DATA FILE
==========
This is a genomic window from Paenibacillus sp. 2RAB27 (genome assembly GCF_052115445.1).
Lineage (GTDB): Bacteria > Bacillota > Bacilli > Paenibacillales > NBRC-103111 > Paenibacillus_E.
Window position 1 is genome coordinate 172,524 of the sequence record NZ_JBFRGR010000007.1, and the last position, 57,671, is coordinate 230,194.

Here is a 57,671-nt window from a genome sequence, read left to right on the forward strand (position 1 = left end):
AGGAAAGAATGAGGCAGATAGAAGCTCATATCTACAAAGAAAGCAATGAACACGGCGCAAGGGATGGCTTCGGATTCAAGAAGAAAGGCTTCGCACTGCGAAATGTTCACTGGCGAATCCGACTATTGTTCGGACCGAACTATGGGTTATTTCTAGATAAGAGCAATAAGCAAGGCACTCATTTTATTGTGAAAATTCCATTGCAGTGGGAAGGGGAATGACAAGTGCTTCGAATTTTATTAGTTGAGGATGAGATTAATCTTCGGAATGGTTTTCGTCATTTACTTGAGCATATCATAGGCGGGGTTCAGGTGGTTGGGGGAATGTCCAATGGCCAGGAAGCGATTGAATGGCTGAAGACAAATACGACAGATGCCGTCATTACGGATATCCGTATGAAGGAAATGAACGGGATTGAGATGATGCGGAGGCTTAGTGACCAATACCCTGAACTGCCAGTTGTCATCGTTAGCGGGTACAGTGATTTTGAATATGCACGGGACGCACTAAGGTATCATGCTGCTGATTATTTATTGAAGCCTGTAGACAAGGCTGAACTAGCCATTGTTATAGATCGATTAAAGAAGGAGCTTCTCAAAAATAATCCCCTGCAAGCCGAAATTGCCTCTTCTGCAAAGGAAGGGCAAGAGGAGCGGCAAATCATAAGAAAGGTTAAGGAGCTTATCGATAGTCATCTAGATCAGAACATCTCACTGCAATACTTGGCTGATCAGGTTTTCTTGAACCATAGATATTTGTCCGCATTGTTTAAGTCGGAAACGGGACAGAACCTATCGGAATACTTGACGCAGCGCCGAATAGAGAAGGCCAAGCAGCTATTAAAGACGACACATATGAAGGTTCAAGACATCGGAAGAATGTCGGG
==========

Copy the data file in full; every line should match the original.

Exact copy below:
This is a genomic window from Paenibacillus sp. 2RAB27 (genome assembly GCF_052115445.1).
Lineage (GTDB): Bacteria > Bacillota > Bacilli > Paenibacillales > NBRC-103111 > Paenibacillus_E.
Window position 1 is genome coordinate 172,524 of the sequence record NZ_JBFRGR010000007.1, and the last position, 57,671, is coordinate 230,194.

Here is a 57,671-nt window from a genome sequence, read left to right on the forward strand (position 1 = left end):
AGGAAAGAATGAGGCAGATAGAAGCTCATATCTACAAAGAAAGCAATGAACACGGCGCAAGGGATGGCTTCGGATTCAAGAAGAAAGGCTTCGCACTGCGAAATGTTCACTGGCGAATCCGACTATTGTTCGGACCGAACTATGGGTTATTTCTAGATAAGAGCAATAAGCAAGGCACTCATTTTATTGTGAAAATTCCATTGCAGTGGGAAGGGGAATGACAAGTGCTTCGAATTTTATTAGTTGAGGATGAGATTAATCTTCGGAATGGTTTTCGTCATTTACTTGAGCATATCATAGGCGGGGTTCAGGTGGTTGGGGGAATGTCCAATGGCCAGGAAGCGATTGAATGGCTGAAGACAAATACGACAGATGCCGTCATTACGGATATCCGTATGAAGGAAATGAACGGGATTGAGATGATGCGGAGGCTTAGTGACCAATACCCTGAACTGCCAGTTGTCATCGTTAGCGGGTACAGTGATTTTGAATATGCACGGGACGCACTAAGGTATCATGCTGCTGATTATTTATTGAAGCCTGTAGACAAGGCTGAACTAGCCATTGTTATAGATCGATTAAAGAAGGAGCTTCTCAAAAATAATCCCCTGCAAGCCGAAATTGCCTCTTCTGCAAAGGAAGGGCAAGAGGAGCGGCAAATCATAAGAAAGGTTAAGGAGCTTATCGATAGTCATCTAGATCAGAACATCTCACTGCAATACTTGGCTGATCAGGTTTTCTTGAACCATAGATATTTGTCCGCATTGTTTAAGTCGGAAACGGGACAGAACCTATCGGAATACTTGACGCAGCGCCGAATAGAGAAGGCCAAGCAGCTATTAAAGACGACACATATGAAGGTTCAAGACATCGGAAGAATGTCGGG